Aberration of light was discovered in the 17th century, when attempts were made to measure the distances from the Earth to various stars using parallax — a concept that describes how an object's position appears to shift when observed from different locations. The idea was that the apparent position of a star should change throughout the year as the Earth orbits the Sun. If the star’s exact position in the sky was checked on a given date, then checked again six months later, when the Earth was opposite its position from when the first measurement was taken, this gave two measurements separated by the diameter of the Earth’s orbit — a distance of approximately 186,000,000 miles (300,000,000 km). This was thought sufficient to obtain a parallax value and thus calculate the star’s distance using trigonometry.

A number of measurements were made, but the results were puzzling. The greatest apparent displacement of the star being observed should have been found between observations six months apart, when the locations of the observations were furthest apart. The actual displacements, however, followed a completely different pattern and were clearly not due to parallax. The Pole Star, Polaris, for example, was found to follow a roughly circular path, with a diameter of about 40 arc seconds (40”), an arc second being 1/3,600 of a degree. Parallax displacement does occur, but it is very small, even for the nearest stars, and would not have been measureable using the instruments available at that time.

The mystery was solved by James Bradley, the British Astronomer Royal, in 1729. He discovered that the observed shifts in the position of a star were due to the Earth’s velocity, and not to its position, relative to the star. The light from the star takes time to reach the Earth and because the Earth is moving, the starlight appears to come from a point that is displaced slightly from the star’s true position, in the direction of motion. The biggest displacements are observed when the Earth’s motion is perpendicular to the direction of the starlight. The same phenomenon can be seen with rain falling vertically; to a moving observer — for example, in a train or bus — the rain seems to fall diagonally from a point of origin ahead of the observer in the direction of motion.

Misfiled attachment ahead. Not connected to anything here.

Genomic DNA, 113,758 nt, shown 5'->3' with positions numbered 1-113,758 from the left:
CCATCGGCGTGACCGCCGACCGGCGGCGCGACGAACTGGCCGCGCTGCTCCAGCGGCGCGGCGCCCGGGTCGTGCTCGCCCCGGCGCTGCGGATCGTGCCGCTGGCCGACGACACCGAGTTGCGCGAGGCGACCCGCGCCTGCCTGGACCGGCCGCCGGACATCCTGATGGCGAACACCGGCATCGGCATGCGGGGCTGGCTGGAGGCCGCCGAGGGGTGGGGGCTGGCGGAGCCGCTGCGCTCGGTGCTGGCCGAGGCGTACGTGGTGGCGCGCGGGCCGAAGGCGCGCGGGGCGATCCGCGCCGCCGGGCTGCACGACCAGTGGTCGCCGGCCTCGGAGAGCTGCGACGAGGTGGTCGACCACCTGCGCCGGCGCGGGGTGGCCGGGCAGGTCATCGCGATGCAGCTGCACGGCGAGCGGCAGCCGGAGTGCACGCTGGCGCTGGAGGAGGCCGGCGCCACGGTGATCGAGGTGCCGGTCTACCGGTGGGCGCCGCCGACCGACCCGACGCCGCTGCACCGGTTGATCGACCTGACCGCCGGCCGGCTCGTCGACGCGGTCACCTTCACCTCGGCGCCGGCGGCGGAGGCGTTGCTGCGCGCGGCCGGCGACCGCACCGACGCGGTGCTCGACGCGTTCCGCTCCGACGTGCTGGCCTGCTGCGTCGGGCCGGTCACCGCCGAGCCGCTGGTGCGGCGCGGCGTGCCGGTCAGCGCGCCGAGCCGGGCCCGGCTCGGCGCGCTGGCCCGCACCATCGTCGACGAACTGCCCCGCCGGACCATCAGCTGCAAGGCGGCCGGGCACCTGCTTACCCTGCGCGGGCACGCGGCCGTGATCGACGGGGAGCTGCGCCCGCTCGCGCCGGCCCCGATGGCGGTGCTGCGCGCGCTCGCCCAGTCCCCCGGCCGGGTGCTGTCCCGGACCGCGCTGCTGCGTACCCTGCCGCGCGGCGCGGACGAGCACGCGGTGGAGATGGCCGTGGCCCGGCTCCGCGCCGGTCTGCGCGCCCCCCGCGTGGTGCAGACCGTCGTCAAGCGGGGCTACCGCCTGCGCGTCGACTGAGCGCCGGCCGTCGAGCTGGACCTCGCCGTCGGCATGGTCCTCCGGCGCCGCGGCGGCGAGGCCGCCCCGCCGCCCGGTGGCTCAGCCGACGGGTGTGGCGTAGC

Bradley’s calculation, using the speed of light and the speed of the Earth’s motion around the Sun, indicated a maximum displacement of about 20” to either side of the true position for Polaris. This gave an overall variation of about 40” over the year, in agreement with observations. In calculating the aberration of light, modern astronomers need to take into account the effects of relativity, but in most cases, the classical calculation is adequate.

The seasonal shifts in star positions are known as annual aberration or stellar aberration, and the star’s true position is called its geometric position. Smaller displacements result from the Earth’s rotation; this is known as diurnal aberration. Secular aberration is the term used to describe the astronomical aberration caused by the solar system’s motion within the galaxy; although it has an effect on the apparent positions of very distant stars and other galaxies, it is very small and is not usually taken into account. In calculating stellar aberration, only the Earth’s motion need be considered; however, planetary aberration — which affects the apparent positions of the planets — results from the motion of both the Earth and the planets, so both need to be included to calculate the correct value.

All The Science is dedicated to providing accurate and trustworthy information. We carefully select reputable sources and employ a rigorous fact-checking process to maintain the highest standards. To learn more about our commitment to accuracy, read our editorial process.
Discussion Comments
All The Science, in your inbox

Our latest articles, guides, and more, delivered daily.

All The Science, in your inbox

Our latest articles, guides, and more, delivered daily.